We run our landscape and design business out of our home here in Houston Heights. This means we are home much of the time. Working at home has its benefits, like a short commute. It also means you must be self-motivated and find ways to give yourself a break to refresh your mind and spirit. We both love plants and wildlife, so slowly over the years our garden has become an active wildlife habitat. Including going through the steps to become certified by The National Wildlife Federation.
It is easy to do and nothing you must rush into or need to spend a great deal of money on. We plant plants that attract pollinators, birds and squirrels. Yes, squirrels, they are little acrobats that never cease to amuse me. We let them hang from the feeders and share the bird food we cast out on the brick path.
We rarely have problems with them digging up plants except an occasional bulb. We do have to cut off the peanuts we put out from them and the Blue Jays in autumn or they will dig up every pot to try and save them for winter. The Jays are not pleased!
Our domesticated animals like the peanuts too!
Our latest projects have involved birds. We got a 3rd water source. A pretty blue birdbath, we ordered through Statue Makers here in Houston. We added marbles, so pollinators could come get a sip too!
We have been planting woody shrubs and small trees all over our property. We noticed the cardinals are very fond of our Purple Montrose Vitex. Other small trees include a Mountain Laurel, Saratoga Gold Yaupon holly, Weeping Yaupon holly, Weeping Redbud, along with 3 large American Sycamores in the RofW. In the back next to where we store our trailer we have L to R, Sweet Olives, Beautyberry and Pride of Houston Yaupon holly in the corner.
We planted the Callicarpa longissima – A beautyberry “tree”, a year ago after it was rejected by a client. It froze to the ground in January and is over the neighbor’s garage 6 months later. The berries will be a nice treat this autumn and winter. This long green hedge is made up of orphan plants from jobs, either rescued or unused. We like to trial plants whenever possible. I would use all of these in projects. They take nearly no maintenance except for a bit of trimming if you need to use them to stay in a smaller space. Our little cottage looks out onto this green wall. The larger trees in the back ground are where some of the larger birds hang out.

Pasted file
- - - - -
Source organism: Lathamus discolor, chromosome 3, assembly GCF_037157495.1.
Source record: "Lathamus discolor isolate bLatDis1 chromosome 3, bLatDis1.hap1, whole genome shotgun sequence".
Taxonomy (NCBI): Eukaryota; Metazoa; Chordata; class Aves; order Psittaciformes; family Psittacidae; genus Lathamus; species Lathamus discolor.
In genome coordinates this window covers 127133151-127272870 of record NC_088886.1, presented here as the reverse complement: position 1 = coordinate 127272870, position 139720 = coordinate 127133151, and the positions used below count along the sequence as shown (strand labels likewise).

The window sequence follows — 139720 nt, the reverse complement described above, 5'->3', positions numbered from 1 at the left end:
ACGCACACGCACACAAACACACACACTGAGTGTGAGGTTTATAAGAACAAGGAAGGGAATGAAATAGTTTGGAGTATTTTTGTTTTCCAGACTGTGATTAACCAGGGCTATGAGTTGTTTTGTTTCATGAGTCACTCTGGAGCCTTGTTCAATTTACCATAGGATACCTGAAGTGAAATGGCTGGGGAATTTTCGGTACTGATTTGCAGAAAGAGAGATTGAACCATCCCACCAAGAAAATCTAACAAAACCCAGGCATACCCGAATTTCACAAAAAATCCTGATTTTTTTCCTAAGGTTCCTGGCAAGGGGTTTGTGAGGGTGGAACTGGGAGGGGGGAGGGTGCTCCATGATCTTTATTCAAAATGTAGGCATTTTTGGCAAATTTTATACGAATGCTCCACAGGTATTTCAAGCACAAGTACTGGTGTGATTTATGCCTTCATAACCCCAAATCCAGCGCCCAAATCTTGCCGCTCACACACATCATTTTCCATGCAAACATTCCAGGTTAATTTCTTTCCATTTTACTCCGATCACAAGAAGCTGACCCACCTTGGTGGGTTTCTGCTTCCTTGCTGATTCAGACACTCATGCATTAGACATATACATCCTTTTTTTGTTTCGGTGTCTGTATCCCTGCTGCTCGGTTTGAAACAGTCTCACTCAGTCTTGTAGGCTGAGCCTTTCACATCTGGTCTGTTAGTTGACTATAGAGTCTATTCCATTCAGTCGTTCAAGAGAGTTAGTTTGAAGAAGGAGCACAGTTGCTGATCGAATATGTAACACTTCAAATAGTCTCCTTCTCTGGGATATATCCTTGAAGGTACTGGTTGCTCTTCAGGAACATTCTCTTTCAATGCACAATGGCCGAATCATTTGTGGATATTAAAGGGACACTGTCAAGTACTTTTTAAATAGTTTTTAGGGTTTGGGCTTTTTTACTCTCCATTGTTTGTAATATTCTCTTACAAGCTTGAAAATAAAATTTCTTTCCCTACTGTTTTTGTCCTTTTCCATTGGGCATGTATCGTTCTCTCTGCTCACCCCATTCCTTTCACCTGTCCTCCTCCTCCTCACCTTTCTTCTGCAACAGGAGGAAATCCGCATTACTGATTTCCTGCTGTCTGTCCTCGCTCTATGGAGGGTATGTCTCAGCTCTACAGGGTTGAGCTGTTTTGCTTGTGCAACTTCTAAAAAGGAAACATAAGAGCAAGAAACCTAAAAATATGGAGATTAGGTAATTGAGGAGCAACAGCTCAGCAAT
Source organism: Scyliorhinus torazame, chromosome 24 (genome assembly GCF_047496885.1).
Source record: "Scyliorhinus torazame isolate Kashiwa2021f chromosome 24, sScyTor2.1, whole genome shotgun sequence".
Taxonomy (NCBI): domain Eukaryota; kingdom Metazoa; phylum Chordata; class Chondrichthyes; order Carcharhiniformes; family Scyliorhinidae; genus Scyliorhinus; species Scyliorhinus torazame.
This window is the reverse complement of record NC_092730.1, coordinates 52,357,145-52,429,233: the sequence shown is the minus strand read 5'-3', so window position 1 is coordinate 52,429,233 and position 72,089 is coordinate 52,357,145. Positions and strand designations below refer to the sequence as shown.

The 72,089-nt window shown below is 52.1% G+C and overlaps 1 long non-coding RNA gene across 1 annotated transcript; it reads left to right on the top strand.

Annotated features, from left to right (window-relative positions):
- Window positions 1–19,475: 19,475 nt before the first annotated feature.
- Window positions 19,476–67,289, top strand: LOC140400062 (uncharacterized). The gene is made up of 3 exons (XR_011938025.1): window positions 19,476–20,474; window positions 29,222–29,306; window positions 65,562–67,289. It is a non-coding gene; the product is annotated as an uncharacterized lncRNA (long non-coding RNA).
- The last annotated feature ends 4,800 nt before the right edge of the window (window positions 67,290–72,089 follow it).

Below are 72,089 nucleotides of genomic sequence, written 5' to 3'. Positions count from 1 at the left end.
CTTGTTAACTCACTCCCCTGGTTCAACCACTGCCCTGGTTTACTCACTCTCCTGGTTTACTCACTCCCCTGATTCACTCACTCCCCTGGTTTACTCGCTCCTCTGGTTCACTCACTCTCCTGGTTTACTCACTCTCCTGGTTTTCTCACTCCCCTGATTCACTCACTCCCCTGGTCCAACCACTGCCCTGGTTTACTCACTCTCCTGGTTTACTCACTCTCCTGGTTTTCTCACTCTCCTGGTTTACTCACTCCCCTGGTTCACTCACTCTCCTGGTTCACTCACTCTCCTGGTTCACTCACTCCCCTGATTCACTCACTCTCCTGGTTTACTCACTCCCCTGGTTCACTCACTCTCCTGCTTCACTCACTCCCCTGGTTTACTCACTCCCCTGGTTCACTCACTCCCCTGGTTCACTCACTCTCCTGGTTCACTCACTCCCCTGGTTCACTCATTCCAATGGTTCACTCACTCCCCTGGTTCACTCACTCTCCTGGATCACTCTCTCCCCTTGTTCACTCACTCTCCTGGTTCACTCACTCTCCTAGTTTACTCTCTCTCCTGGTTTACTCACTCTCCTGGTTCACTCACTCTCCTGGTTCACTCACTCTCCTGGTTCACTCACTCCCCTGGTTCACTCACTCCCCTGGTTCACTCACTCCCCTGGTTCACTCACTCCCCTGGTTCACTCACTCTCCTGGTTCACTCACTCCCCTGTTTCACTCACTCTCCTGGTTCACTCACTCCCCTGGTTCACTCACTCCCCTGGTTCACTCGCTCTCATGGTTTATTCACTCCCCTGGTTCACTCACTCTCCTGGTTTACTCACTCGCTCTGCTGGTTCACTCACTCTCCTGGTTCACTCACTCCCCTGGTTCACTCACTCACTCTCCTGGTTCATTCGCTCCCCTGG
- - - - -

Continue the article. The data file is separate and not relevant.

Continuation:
The latest addition to our habitat is birdhouses (nesting boxes). These are for small birds and we will see if they find them appealing. We decided to use the landing on our second story. This is left over from when the house was an upstairs/downstairs during WW2. It is on the north side, the second preferred direction according to my research. Two are hanging and quite safe. The other 3 are hung on welded wire. We think it will making it hard for rodents and reptiles to invade. We thought the height would make it easier to fly in and out of. We are on a learning curve so not sure this new installation will work. One good resource I found on bird houses is from the site Texas Parks and Wildlife.
A Purple Martin house is still on my wish list. It might seem silly, but I often feel like I am living in a Disney movie. You walk out and there is a kerfuffle of motion as everyone scatters.
My favorite part is the songs. Birds songs are so interesting when you are sitting in a quiet house and letting yourself listen. I am coming to identify them and some of their meaning. They have come to call out for food in the morning. In the spring I hear songs to attract mates. You can hear the distress in there calls when they send off an alarm if a hawk is nearby.
There are several ways to help attract birds to your garden, going all organic, planting native plants, multiple water sources, nesting places, feeders and nesting boxes. For a complete list from The National Wildlife Federation click here.